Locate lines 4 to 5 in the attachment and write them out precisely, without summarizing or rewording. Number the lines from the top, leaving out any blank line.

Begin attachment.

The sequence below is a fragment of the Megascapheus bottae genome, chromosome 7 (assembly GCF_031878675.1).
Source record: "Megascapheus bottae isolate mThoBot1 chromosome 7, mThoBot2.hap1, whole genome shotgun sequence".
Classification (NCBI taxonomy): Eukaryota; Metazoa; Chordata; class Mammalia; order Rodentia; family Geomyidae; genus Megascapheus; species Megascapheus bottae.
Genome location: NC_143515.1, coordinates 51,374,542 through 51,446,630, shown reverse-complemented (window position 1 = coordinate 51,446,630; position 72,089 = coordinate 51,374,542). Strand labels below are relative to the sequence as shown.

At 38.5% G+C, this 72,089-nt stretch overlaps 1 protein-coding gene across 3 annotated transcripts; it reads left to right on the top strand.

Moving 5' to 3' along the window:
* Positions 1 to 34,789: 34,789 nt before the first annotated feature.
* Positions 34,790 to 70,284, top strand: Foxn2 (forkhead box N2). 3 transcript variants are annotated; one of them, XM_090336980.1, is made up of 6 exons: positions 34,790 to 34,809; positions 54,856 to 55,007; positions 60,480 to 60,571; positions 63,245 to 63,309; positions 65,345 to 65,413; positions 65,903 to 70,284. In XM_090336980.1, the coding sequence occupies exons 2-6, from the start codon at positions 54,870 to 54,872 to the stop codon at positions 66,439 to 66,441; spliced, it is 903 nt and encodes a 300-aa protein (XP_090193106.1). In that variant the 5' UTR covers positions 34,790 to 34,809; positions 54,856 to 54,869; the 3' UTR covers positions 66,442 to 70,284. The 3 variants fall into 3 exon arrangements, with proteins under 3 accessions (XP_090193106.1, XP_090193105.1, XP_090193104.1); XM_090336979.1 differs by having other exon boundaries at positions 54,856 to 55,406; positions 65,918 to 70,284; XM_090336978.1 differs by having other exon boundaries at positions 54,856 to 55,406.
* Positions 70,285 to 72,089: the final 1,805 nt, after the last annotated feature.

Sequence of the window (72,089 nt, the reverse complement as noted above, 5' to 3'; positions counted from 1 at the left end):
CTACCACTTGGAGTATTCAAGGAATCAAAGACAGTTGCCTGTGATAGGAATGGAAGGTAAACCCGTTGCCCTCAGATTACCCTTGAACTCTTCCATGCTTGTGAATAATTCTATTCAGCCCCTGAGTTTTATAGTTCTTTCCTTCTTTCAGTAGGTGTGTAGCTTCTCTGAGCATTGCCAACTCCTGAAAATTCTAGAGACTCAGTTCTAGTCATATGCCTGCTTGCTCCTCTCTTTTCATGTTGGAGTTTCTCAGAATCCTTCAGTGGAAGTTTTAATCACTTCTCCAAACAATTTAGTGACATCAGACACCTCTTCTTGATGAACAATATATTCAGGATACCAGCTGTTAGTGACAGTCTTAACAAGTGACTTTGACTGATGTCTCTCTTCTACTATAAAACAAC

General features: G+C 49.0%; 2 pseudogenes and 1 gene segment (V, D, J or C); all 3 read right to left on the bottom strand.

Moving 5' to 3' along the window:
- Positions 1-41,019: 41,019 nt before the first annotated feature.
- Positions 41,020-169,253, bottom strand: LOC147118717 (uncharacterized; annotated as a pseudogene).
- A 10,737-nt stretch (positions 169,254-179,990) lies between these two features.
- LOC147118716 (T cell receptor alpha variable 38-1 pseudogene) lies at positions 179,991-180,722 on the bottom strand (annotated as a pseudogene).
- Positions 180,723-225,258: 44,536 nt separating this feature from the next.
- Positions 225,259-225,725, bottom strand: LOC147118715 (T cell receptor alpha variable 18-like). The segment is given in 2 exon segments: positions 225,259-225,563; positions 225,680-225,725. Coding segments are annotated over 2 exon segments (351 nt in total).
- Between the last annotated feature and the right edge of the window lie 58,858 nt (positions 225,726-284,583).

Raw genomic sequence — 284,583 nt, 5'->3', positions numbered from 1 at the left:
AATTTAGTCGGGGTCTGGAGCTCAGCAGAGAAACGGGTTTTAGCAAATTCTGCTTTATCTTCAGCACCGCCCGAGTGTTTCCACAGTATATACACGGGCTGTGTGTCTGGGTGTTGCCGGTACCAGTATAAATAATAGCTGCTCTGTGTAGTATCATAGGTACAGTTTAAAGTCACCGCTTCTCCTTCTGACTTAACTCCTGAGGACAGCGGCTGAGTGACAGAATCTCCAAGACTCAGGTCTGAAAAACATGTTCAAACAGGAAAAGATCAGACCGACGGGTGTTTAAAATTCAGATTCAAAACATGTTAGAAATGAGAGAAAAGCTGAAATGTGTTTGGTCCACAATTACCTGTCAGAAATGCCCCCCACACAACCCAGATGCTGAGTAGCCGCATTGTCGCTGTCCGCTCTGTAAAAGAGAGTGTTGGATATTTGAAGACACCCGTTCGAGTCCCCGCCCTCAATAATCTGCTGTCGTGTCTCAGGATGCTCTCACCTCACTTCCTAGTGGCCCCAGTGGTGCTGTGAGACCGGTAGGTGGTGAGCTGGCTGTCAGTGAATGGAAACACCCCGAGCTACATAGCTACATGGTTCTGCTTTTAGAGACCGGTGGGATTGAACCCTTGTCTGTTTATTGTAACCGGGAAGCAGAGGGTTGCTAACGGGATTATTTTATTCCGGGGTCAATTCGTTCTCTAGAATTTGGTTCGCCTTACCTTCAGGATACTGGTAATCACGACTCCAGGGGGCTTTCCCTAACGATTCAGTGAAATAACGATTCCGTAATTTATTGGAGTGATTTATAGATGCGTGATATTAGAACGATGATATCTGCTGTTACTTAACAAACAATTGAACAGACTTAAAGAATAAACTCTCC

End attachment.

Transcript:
Genome location: NC_143515.1, coordinates 51,374,542 through 51,446,630, shown reverse-complemented (window position 1 = coordinate 51,446,630; position 72,089 = coordinate 51,374,542). Strand labels below are relative to the sequence as shown.

At 38.5% G+C, this 72,089-nt stretch overlaps 1 protein-coding gene across 3 annotated transcripts; it reads left to right on the top strand.